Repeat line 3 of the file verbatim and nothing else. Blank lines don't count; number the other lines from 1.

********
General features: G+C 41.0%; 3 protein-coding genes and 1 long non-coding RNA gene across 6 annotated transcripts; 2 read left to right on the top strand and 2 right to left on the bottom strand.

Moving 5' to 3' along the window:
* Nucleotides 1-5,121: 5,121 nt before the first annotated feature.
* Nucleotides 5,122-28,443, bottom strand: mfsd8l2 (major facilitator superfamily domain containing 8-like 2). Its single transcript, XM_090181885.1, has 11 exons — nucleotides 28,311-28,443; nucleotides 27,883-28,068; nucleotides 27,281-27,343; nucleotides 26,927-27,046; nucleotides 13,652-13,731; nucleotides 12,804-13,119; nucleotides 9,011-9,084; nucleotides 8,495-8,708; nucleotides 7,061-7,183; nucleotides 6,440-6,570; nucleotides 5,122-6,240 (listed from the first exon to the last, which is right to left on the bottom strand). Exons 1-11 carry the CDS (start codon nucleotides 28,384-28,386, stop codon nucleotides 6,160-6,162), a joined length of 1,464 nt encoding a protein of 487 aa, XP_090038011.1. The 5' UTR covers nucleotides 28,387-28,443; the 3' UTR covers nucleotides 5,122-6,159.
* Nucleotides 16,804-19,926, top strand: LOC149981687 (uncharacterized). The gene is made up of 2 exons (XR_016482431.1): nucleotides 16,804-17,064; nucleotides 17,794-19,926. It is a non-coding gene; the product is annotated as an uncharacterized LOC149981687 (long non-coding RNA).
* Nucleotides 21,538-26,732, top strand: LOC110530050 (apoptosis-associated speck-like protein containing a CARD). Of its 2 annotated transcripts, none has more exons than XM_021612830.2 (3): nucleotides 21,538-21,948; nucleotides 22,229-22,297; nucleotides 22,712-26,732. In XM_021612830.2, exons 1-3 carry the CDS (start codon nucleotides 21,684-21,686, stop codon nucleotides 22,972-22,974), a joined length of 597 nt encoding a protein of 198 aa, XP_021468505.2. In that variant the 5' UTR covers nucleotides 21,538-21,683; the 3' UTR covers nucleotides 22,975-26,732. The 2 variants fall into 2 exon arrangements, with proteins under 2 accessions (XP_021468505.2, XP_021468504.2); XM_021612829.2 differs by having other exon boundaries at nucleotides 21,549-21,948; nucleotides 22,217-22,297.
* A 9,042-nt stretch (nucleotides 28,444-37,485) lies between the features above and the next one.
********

* Nucleotides 1-5,121: 5,121 nt before the first annotated feature.